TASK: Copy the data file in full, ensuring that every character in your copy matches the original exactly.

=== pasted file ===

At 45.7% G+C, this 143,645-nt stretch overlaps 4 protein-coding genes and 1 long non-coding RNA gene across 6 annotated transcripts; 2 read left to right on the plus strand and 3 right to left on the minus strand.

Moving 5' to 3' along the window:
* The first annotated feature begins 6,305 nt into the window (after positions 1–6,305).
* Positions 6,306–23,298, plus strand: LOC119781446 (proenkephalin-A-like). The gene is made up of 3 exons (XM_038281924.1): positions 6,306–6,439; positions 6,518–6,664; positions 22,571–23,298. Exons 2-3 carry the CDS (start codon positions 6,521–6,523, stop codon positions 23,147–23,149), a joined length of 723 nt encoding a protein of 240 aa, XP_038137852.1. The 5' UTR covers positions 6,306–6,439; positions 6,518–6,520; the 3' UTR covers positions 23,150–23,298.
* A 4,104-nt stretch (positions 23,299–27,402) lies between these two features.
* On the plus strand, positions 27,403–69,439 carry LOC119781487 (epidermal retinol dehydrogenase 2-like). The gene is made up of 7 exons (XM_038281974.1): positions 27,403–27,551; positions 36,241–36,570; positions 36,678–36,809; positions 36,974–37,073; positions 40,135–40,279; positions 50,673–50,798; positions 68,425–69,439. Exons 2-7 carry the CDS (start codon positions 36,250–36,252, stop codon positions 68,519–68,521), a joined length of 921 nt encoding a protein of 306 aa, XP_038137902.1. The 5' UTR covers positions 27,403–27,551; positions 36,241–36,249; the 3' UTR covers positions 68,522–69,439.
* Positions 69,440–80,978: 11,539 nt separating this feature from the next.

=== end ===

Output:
At 45.7% G+C, this 143,645-nt stretch overlaps 4 protein-coding genes and 1 long non-coding RNA gene across 6 annotated transcripts; 2 read left to right on the plus strand and 3 right to left on the minus strand.

Moving 5' to 3' along the window:
* The first annotated feature begins 6,305 nt into the window (after positions 1–6,305).
* Positions 6,306–23,298, plus strand: LOC119781446 (proenkephalin-A-like). The gene is made up of 3 exons (XM_038281924.1): positions 6,306–6,439; positions 6,518–6,664; positions 22,571–23,298. Exons 2-3 carry the CDS (start codon positions 6,521–6,523, stop codon positions 23,147–23,149), a joined length of 723 nt encoding a protein of 240 aa, XP_038137852.1. The 5' UTR covers positions 6,306–6,439; positions 6,518–6,520; the 3' UTR covers positions 23,150–23,298.
* A 4,104-nt stretch (positions 23,299–27,402) lies between these two features.
* On the plus strand, positions 27,403–69,439 carry LOC119781487 (epidermal retinol dehydrogenase 2-like). The gene is made up of 7 exons (XM_038281974.1): positions 27,403–27,551; positions 36,241–36,570; positions 36,678–36,809; positions 36,974–37,073; positions 40,135–40,279; positions 50,673–50,798; positions 68,425–69,439. Exons 2-7 carry the CDS (start codon positions 36,250–36,252, stop codon positions 68,519–68,521), a joined length of 921 nt encoding a protein of 306 aa, XP_038137902.1. The 5' UTR covers positions 27,403–27,551; positions 36,241–36,249; the 3' UTR covers positions 68,522–69,439.
* Positions 69,440–80,978: 11,539 nt separating this feature from the next.